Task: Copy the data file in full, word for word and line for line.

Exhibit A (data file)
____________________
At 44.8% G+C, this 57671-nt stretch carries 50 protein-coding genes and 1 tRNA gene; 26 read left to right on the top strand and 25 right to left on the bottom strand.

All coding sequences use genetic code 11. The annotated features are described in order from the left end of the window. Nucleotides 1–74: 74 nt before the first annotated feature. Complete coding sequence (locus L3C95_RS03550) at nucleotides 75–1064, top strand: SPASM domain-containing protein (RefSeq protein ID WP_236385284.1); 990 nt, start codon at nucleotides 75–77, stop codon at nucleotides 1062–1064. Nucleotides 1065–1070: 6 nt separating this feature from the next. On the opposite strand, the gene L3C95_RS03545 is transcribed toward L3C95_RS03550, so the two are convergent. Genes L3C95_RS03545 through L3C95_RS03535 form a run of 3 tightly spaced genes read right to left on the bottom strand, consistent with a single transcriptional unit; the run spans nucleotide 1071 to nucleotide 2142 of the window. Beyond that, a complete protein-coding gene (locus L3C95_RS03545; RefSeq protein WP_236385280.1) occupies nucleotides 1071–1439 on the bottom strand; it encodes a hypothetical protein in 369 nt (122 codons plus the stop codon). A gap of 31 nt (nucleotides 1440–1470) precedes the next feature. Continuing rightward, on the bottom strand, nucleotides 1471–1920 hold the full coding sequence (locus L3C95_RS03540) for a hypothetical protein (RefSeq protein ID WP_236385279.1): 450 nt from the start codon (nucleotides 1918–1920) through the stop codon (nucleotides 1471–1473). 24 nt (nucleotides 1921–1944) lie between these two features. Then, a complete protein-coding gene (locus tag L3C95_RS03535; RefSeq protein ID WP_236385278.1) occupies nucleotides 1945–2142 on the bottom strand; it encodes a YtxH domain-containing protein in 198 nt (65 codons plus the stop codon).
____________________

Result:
At 44.8% G+C, this 57671-nt stretch carries 50 protein-coding genes and 1 tRNA gene; 26 read left to right on the top strand and 25 right to left on the bottom strand.

All coding sequences use genetic code 11. The annotated features are described in order from the left end of the window. Nucleotides 1–74: 74 nt before the first annotated feature. Complete coding sequence (locus L3C95_RS03550) at nucleotides 75–1064, top strand: SPASM domain-containing protein (RefSeq protein ID WP_236385284.1); 990 nt, start codon at nucleotides 75–77, stop codon at nucleotides 1062–1064. Nucleotides 1065–1070: 6 nt separating this feature from the next. On the opposite strand, the gene L3C95_RS03545 is transcribed toward L3C95_RS03550, so the two are convergent. Genes L3C95_RS03545 through L3C95_RS03535 form a run of 3 tightly spaced genes read right to left on the bottom strand, consistent with a single transcriptional unit; the run spans nucleotide 1071 to nucleotide 2142 of the window. Beyond that, a complete protein-coding gene (locus L3C95_RS03545; RefSeq protein WP_236385280.1) occupies nucleotides 1071–1439 on the bottom strand; it encodes a hypothetical protein in 369 nt (122 codons plus the stop codon). A gap of 31 nt (nucleotides 1440–1470) precedes the next feature. Continuing rightward, on the bottom strand, nucleotides 1471–1920 hold the full coding sequence (locus L3C95_RS03540) for a hypothetical protein (RefSeq protein ID WP_236385279.1): 450 nt from the start codon (nucleotides 1918–1920) through the stop codon (nucleotides 1471–1473). 24 nt (nucleotides 1921–1944) lie between these two features. Then, a complete protein-coding gene (locus tag L3C95_RS03535; RefSeq protein ID WP_236385278.1) occupies nucleotides 1945–2142 on the bottom strand; it encodes a YtxH domain-containing protein in 198 nt (65 codons plus the stop codon).